The Colour of Safety
It’s been a while since I bought a set of colouring pencils, but I bought a set this week. Oh, you say, that’s not unusual, you probably bought them for your grandchildren? Actually, I bought them, for myself. You will see at the end of this blog what is unique about the pencils but I don’t want to particularly promote them at this part of the blog. There are lots of activities we suspend when we ‘grow up’, things we did in Primary school that we get rid of as ‘childish’ when we move into our teens. One of those activities is ‘play’ and another is the fascination with colour. The truth is we all learn a great deal from ‘play’ (trial and error and experimentation) but we just attribute new names to it.
One of the things we study in the post graduate program is how the unconscious in decision making is affected by social psychological factors. Things like use of space, place, design, size and colour all affect the way we relate to each other and how we make decisions. We call this ‘visual’ and ‘spacial’ literacy and study this in Unit 1. Graphic designers, instructional designers and educators are particularly good at understanding how design, visuals, space, size and colour affect us, marketers and advertisers understand this too. This is why the ‘dumb ways to die’ suicide program went viral, trouble is the message is unethical and therefore unsuccessful.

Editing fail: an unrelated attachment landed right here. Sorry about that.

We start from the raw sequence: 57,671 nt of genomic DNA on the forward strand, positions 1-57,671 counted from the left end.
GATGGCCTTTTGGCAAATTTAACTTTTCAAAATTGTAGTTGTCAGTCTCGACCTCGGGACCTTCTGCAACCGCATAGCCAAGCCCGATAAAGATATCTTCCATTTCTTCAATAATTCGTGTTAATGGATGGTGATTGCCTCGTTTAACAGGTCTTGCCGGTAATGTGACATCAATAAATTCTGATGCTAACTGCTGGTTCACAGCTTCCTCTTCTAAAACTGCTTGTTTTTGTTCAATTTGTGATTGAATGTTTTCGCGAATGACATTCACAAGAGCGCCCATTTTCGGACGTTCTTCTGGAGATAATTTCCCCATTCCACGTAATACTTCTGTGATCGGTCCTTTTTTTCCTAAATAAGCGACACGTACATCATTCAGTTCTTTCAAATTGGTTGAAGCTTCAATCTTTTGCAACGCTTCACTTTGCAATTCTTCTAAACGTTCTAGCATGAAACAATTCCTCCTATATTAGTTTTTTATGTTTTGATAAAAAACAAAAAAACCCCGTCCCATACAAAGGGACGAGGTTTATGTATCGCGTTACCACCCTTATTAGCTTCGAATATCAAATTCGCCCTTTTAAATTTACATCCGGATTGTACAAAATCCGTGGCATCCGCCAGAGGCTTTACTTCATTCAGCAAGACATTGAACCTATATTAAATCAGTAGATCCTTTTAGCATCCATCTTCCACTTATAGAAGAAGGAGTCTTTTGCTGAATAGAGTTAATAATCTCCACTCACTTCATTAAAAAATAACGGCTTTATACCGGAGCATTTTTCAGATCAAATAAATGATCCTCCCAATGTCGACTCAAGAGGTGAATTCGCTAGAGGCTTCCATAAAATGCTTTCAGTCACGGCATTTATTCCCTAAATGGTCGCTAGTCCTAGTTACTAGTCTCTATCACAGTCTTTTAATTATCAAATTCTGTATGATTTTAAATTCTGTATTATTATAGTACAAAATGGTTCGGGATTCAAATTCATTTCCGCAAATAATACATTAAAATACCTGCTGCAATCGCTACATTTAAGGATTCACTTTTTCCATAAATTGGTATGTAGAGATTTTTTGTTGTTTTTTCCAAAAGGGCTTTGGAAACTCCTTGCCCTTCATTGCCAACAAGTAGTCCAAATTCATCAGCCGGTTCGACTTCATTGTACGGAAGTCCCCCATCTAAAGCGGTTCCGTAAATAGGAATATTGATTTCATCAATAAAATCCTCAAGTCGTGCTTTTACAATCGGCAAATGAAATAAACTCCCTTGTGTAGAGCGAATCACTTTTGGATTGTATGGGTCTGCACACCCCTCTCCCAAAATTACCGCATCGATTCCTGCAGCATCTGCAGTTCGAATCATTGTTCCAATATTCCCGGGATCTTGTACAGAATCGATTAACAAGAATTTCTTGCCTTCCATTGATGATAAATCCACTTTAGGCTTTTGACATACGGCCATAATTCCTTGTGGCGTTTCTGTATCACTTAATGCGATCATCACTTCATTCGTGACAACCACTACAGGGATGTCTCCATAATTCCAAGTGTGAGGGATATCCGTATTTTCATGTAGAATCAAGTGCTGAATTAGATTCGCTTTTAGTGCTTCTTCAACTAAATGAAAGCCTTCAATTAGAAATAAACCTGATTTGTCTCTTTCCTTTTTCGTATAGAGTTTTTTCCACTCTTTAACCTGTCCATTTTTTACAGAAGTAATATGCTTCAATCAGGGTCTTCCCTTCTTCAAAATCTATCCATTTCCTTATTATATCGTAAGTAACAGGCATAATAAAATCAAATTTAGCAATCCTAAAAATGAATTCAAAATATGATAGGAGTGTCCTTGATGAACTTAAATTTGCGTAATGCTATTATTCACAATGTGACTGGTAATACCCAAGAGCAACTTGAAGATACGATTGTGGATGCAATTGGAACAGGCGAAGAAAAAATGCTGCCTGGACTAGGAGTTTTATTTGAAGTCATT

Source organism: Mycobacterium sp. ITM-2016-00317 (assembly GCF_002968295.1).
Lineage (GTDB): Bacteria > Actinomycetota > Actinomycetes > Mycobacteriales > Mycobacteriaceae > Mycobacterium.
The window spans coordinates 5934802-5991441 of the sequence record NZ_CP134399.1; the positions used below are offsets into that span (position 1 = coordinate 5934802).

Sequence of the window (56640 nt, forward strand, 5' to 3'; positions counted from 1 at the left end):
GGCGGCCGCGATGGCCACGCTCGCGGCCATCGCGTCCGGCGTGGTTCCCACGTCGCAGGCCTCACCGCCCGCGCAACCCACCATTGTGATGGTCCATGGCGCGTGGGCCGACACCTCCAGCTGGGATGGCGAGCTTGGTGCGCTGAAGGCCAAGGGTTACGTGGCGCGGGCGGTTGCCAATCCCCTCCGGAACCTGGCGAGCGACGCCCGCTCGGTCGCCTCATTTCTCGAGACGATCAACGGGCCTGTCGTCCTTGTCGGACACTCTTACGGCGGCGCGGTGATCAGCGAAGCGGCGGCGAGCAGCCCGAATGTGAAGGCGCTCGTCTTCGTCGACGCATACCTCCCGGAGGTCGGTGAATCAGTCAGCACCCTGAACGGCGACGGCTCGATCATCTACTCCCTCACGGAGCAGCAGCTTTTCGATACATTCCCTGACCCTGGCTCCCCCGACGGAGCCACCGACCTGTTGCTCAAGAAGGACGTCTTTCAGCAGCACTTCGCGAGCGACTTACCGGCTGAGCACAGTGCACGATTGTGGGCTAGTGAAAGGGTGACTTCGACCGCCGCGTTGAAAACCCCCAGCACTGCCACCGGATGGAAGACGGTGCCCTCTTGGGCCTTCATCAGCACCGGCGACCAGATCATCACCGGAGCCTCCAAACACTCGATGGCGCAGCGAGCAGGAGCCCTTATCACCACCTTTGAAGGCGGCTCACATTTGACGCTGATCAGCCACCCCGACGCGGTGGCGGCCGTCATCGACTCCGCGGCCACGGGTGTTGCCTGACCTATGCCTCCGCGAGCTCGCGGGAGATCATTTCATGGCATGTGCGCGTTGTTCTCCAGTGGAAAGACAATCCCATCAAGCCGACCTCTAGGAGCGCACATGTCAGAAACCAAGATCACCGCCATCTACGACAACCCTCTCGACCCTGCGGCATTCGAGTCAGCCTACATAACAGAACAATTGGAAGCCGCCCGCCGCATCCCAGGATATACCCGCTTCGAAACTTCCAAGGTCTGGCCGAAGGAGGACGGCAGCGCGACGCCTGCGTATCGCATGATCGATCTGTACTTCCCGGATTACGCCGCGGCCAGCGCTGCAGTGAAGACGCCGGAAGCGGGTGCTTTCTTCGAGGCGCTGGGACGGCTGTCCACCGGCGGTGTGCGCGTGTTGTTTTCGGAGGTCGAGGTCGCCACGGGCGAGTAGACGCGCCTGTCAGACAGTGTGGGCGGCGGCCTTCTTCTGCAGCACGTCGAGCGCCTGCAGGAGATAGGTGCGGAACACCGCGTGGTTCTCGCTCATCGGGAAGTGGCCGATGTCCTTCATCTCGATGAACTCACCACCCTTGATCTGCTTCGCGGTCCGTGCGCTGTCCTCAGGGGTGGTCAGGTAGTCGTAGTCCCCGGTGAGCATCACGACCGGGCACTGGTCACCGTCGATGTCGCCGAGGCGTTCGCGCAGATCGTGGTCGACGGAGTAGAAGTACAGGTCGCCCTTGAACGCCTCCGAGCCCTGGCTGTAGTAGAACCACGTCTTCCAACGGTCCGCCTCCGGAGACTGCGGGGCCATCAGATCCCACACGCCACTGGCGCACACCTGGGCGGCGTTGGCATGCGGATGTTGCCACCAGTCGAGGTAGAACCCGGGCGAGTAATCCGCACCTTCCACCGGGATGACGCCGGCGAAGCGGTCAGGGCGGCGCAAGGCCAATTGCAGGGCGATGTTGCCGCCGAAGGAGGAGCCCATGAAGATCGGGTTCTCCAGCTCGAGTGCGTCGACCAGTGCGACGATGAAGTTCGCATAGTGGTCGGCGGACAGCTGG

Colour affects the human mind unconsciously. You can read about it here:
My first introduction to the importance of colour in influencing decision making was when I read Rhodes and Thame (1988) The Colours of Your Mind in the early 1990s. We were designing a centre for ‘high risk’ young people (homeless, out of school, self harming, abused and abusing, drug addicted, violent etc) and wanted to ensure the space and place was one that would foster positivity, minimize conflict and encourage reflection. The centre was called ‘Galilee’ and later became a registered school and RTO, the centre was funded by the Department of Child Protection. The spaces were designed to minimize distraction and control and worked very well. Rather than have common rooms and large spaces we hade many small buildings and many discreet places. Whilst this made supervision difficult it engendered lots of trust, self control and ownership. The centre was a huge success starting with 2 workers and 8 young people in its first year and was highly sought after to get a place, by the third year with 9 workers and 25-30 young people. I am still in contact with a number of the young people from that program who testify to its success. Unfortunately, some organisations build spaces and place for the convenience of the worker and supervision, that don’t encourage learning but feel more like a prison. It is difficult to buy Rhodes and Thame’s book but I would suggest it as essential for any safety person.
My team and I do spacial, visual and culture audits as part of what we do and it is surprising how many organisations are doing things that communicate (unconsciously) the opposite of what they want to achieve in their safety messages. For example: